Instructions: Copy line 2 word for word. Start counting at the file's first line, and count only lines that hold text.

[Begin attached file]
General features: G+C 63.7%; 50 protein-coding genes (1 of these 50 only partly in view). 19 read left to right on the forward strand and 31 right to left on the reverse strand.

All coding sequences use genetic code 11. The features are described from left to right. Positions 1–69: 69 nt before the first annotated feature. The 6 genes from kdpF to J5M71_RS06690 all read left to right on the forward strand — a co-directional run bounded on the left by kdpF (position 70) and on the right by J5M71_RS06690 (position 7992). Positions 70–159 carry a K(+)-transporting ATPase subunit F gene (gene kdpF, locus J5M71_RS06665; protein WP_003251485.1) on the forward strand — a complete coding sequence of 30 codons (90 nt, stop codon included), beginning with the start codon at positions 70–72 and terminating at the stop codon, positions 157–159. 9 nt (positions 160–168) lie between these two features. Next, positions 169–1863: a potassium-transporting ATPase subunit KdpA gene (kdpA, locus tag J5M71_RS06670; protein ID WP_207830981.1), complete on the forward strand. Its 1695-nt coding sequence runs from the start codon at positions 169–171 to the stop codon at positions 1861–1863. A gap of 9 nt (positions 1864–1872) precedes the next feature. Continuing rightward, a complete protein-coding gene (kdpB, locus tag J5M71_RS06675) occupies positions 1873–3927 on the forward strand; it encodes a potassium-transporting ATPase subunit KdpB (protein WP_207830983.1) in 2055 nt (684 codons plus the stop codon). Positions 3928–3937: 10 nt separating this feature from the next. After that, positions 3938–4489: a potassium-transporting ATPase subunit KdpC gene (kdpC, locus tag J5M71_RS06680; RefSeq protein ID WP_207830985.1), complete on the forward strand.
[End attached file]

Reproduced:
All coding sequences use genetic code 11. The features are described from left to right. Positions 1–69: 69 nt before the first annotated feature. The 6 genes from kdpF to J5M71_RS06690 all read left to right on the forward strand — a co-directional run bounded on the left by kdpF (position 70) and on the right by J5M71_RS06690 (position 7992). Positions 70–159 carry a K(+)-transporting ATPase subunit F gene (gene kdpF, locus J5M71_RS06665; protein WP_003251485.1) on the forward strand — a complete coding sequence of 30 codons (90 nt, stop codon included), beginning with the start codon at positions 70–72 and terminating at the stop codon, positions 157–159. 9 nt (positions 160–168) lie between these two features. Next, positions 169–1863: a potassium-transporting ATPase subunit KdpA gene (kdpA, locus tag J5M71_RS06670; protein ID WP_207830981.1), complete on the forward strand. Its 1695-nt coding sequence runs from the start codon at positions 169–171 to the stop codon at positions 1861–1863. A gap of 9 nt (positions 1864–1872) precedes the next feature. Continuing rightward, a complete protein-coding gene (kdpB, locus tag J5M71_RS06675) occupies positions 1873–3927 on the forward strand; it encodes a potassium-transporting ATPase subunit KdpB (protein WP_207830983.1) in 2055 nt (684 codons plus the stop codon). Positions 3928–3937: 10 nt separating this feature from the next. After that, positions 3938–4489: a potassium-transporting ATPase subunit KdpC gene (kdpC, locus tag J5M71_RS06680; RefSeq protein ID WP_207830985.1), complete on the forward strand.